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  • Islam, Elections, and Reform in Algeria
  • Daniel Brumberg (bio)

In recent years, democratic change has come to several Arab countries. Hesitantly, reformists in Algeria, Tunisia, Egypt, and Jordan have encouraged greater political pluralism, intellectual debate, and even competitive elections.

The forces that have compelled leaders of the Arab world to initiate democratic reforms are similar to those that drove Mikhail Gorbachev down the path of perestroika, glasnost, and democratization in the Soviet Union. Middle-class professionals, once quiescent under authoritarian rule, now clamor for the same democratic rights that the peoples of Eastern Europe have won. In addition, economic crisis has intensified pressures for a new "democratic bargain." The reformists hope that steps toward political pluralism and competitive elections will help buy popular acceptance of painful economic reforms.

Nowhere in the Arab world has this quest for a new democratic compact progressed more rapidly than in Algeria. Only there has the ruling party (the National Liberation Front, or FLN) allowed a genuinely competitive multiparty system to emerge. The turn towards pluralism and democracy, however, has given rise to a new and daunting challenge. In Algeria, as in Tunisia, Jordan, and Egypt, democratic reform has increased the power of the Islamists. This trend was evident most recently in Algeria, where the Islamic Salvation Front (FIS), overwhelmed the FLN in the June 1990 municipal and provincial elections.

The growing influence of Islamic groups, however, does not by itself presage the breakdown of democratic reform. Algeria's Islamists are [End Page 58] divided between "fundamentalists," who advocate an authoritarian agenda, and liberal "modernists," who favor a more pluralistic program. The leader of Algeria's FIS espouses, although perhaps for tactical purposes, a modernist line; his second-in-command, however, champions a fundamentalist agenda. In the fall of 1990 the Islamic Alliance, a new party that upholds a modernist position, challenged the FIS in anticipation of the 1991 National Assembly elections.

Will Islamic fundamentalists prevail in the upcoming National Assembly elections, currently expected to be held in March? Or can those in the FIS or the Islamic Alliance who advocate a liberal Islamic vision build a durable coalition with other groups, including secular opposition parties and a reform-minded FLN? In short, will Algerian democracy be stillborn, or will Algeria prove a source of new hope for democrats throughout the Islamic Middle East?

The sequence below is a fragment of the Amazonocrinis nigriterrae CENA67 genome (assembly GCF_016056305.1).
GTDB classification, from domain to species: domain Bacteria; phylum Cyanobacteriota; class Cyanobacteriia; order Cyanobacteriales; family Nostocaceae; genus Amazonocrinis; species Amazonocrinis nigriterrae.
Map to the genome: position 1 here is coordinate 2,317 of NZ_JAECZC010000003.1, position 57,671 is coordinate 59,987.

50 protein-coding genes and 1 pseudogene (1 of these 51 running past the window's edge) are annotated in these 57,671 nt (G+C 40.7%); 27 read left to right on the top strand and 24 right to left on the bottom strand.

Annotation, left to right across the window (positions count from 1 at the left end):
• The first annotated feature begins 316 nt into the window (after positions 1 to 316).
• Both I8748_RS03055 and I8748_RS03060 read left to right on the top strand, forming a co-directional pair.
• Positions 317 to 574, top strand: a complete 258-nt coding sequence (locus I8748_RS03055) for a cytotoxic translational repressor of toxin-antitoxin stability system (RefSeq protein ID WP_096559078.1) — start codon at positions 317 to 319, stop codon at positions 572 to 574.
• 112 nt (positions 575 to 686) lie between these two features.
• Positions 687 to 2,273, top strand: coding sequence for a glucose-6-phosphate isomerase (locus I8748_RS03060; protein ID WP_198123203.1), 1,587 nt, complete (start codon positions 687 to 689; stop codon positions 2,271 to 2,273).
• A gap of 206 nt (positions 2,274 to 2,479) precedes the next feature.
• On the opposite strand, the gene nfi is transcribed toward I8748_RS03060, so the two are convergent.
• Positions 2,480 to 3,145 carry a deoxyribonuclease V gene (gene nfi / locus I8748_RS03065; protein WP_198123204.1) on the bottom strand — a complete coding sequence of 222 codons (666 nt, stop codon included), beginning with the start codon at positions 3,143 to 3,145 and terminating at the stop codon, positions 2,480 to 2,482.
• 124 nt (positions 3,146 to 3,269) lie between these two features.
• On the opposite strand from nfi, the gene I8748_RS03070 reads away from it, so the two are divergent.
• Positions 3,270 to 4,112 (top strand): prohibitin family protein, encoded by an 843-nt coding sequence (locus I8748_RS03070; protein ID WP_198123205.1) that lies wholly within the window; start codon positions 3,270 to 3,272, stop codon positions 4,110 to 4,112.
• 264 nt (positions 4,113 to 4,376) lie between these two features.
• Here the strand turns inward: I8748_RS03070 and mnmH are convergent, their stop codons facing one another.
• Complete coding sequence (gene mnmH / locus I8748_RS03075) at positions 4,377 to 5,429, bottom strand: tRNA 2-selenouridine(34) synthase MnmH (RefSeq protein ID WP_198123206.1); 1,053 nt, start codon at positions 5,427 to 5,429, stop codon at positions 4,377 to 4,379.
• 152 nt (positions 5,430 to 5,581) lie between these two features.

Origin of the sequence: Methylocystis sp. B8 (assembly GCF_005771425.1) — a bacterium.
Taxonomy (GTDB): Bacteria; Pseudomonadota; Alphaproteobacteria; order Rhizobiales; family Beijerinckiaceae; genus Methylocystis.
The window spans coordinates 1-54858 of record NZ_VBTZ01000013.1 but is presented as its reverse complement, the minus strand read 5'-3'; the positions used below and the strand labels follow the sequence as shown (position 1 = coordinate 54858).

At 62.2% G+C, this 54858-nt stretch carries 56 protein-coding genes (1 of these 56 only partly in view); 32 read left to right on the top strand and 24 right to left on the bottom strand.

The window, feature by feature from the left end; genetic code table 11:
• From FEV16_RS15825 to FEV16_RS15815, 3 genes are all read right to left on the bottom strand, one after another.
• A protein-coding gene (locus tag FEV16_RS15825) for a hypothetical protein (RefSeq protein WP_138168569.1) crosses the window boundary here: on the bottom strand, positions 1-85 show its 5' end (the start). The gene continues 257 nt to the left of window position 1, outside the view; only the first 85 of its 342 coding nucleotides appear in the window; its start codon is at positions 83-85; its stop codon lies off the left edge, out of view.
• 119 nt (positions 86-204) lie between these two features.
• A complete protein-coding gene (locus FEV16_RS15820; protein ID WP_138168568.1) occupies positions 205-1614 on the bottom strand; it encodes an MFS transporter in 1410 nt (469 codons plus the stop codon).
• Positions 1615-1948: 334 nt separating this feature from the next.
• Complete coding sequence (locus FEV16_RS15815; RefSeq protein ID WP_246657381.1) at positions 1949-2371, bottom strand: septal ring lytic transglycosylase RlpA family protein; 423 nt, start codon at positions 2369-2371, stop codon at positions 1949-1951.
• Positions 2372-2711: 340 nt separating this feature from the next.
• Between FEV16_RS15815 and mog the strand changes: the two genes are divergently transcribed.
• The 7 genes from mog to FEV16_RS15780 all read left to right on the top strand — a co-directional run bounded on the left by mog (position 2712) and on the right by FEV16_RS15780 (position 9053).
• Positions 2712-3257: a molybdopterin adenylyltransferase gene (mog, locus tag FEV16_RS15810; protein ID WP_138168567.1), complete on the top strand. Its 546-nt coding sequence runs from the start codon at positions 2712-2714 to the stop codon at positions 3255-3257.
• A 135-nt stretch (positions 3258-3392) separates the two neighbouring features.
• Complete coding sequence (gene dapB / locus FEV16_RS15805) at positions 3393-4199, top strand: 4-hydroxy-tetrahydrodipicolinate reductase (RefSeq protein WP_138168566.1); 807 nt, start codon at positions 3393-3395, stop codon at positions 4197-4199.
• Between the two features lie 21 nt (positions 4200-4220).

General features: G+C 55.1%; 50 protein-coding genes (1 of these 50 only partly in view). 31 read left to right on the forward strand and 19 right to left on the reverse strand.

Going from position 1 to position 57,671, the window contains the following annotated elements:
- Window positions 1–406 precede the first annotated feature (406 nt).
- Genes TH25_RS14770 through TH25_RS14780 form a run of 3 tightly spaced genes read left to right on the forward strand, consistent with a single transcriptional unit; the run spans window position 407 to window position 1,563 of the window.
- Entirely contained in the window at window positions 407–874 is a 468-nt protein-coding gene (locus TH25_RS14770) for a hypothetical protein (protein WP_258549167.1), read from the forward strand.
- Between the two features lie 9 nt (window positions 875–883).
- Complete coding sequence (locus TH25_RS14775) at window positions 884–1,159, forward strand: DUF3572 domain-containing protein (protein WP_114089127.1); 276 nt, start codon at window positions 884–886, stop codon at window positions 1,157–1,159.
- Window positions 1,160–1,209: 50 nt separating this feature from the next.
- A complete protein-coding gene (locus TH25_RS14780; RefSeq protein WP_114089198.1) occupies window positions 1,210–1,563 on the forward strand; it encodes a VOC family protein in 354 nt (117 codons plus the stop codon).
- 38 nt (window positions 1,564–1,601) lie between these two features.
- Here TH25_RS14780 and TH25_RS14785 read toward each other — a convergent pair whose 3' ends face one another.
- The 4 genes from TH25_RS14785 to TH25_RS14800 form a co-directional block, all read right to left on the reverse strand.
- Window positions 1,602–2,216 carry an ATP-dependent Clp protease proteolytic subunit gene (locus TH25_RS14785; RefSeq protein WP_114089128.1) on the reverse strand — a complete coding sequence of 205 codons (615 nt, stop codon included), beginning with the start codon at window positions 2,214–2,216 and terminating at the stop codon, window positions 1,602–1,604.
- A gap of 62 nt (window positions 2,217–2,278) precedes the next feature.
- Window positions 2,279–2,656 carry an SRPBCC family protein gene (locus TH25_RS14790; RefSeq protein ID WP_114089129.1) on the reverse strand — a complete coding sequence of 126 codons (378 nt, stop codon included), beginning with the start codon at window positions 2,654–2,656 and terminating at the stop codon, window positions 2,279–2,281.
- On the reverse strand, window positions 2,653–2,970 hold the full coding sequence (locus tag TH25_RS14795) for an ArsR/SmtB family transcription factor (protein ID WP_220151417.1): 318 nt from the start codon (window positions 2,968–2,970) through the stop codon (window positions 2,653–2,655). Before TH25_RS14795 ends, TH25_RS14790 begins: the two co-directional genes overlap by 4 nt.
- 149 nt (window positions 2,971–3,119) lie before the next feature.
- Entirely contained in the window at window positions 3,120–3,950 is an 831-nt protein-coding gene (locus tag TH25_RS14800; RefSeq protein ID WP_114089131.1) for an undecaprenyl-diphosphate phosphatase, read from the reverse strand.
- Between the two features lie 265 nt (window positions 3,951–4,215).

To grasp these complex issues, one must first understand how the old order collapsed with such finality in Algeria. On 5 October 1988, a series of violent protests began in Algiers and rapidly spread to other major cities including Constantine and Oran. During these riots (which left more than 400 dead and wounded), young protestors lowered the Algerian flag and replaced it with empty sacks of semolina, the dietary staple that had been missing from the shops for months.

This image of discontent raging under the banner of the empty food sack strikingly suggests the dynamic that has been driving democratic change in the Arab world since the mid-1980s: the collapse of the old "ruling bargain." Under this arrangement, the ruled traded their rights to independent political activity in return for the rulers' guarantee of social welfare and job security. To provide these benefits, the state relied on oil revenues, foreign remittances, tourist spending, and foreign aid to finance huge government bureaucracies and inefficient state-run enterprises, institutions whose primary mission was to provide guaranteed employment and a minimal level of social equity rather than efficient capital accumulation and production.

During the 1980s, the economic conditions that had financed this bargain began to disintegrate. State-run industries and agricultural projects ran out of steam. Revenues from oil and foreign remittances dwindled with the oil glut that began in 1985. As the rentier economies of the Arab world collapsed, foreign debt soared from Algiers to Amman.

Realizing that political passivity can no longer be bought, reformers in Egypt, Tunisia, Jordan, and Algeria are proposing a new ruling bargain. In return for popular acquiescence to painful economic reforms, they promise a measure of political pluralism and democracy. A revival of the "political market," they hope, will ease the shift towards a less state-dominated economic market.

The need for a new democratic...


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pp. 58-71
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